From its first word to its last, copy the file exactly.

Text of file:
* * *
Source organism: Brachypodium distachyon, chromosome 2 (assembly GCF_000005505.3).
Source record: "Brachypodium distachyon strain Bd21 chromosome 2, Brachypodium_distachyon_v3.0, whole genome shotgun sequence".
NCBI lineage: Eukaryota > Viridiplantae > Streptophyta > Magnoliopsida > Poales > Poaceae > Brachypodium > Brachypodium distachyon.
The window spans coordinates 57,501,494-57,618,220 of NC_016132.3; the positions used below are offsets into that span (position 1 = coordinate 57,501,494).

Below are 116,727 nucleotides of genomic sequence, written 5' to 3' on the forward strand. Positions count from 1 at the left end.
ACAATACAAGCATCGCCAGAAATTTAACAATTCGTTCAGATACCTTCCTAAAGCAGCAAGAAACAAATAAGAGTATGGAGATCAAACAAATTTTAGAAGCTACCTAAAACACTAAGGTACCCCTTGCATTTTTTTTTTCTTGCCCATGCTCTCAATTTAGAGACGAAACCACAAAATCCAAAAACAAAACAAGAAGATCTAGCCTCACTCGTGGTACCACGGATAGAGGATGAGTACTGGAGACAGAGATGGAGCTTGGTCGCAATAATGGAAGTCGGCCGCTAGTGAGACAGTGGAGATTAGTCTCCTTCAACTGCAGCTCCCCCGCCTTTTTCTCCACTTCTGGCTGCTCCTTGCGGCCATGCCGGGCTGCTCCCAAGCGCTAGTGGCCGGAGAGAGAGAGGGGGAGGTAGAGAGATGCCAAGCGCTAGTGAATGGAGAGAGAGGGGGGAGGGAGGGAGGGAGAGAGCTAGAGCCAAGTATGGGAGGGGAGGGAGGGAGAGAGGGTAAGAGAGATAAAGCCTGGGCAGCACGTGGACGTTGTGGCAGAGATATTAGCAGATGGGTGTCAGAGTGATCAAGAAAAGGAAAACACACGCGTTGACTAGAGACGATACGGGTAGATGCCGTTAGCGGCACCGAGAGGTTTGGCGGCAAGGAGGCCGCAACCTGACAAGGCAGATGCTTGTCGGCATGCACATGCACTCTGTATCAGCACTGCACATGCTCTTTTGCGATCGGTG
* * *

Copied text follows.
Source organism: Brachypodium distachyon, chromosome 2 (assembly GCF_000005505.3).
Source record: "Brachypodium distachyon strain Bd21 chromosome 2, Brachypodium_distachyon_v3.0, whole genome shotgun sequence".
NCBI lineage: Eukaryota > Viridiplantae > Streptophyta > Magnoliopsida > Poales > Poaceae > Brachypodium > Brachypodium distachyon.
The window spans coordinates 57,501,494-57,618,220 of NC_016132.3; the positions used below are offsets into that span (position 1 = coordinate 57,501,494).

Below are 116,727 nucleotides of genomic sequence, written 5' to 3' on the forward strand. Positions count from 1 at the left end.
ACAATACAAGCATCGCCAGAAATTTAACAATTCGTTCAGATACCTTCCTAAAGCAGCAAGAAACAAATAAGAGTATGGAGATCAAACAAATTTTAGAAGCTACCTAAAACACTAAGGTACCCCTTGCATTTTTTTTTTCTTGCCCATGCTCTCAATTTAGAGACGAAACCACAAAATCCAAAAACAAAACAAGAAGATCTAGCCTCACTCGTGGTACCACGGATAGAGGATGAGTACTGGAGACAGAGATGGAGCTTGGTCGCAATAATGGAAGTCGGCCGCTAGTGAGACAGTGGAGATTAGTCTCCTTCAACTGCAGCTCCCCCGCCTTTTTCTCCACTTCTGGCTGCTCCTTGCGGCCATGCCGGGCTGCTCCCAAGCGCTAGTGGCCGGAGAGAGAGAGGGGGAGGTAGAGAGATGCCAAGCGCTAGTGAATGGAGAGAGAGGGGGGAGGGAGGGAGGGAGAGAGCTAGAGCCAAGTATGGGAGGGGAGGGAGGGAGAGAGGGTAAGAGAGATAAAGCCTGGGCAGCACGTGGACGTTGTGGCAGAGATATTAGCAGATGGGTGTCAGAGTGATCAAGAAAAGGAAAACACACGCGTTGACTAGAGACGATACGGGTAGATGCCGTTAGCGGCACCGAGAGGTTTGGCGGCAAGGAGGCCGCAACCTGACAAGGCAGATGCTTGTCGGCATGCACATGCACTCTGTATCAGCACTGCACATGCTCTTTTGCGATCGGTG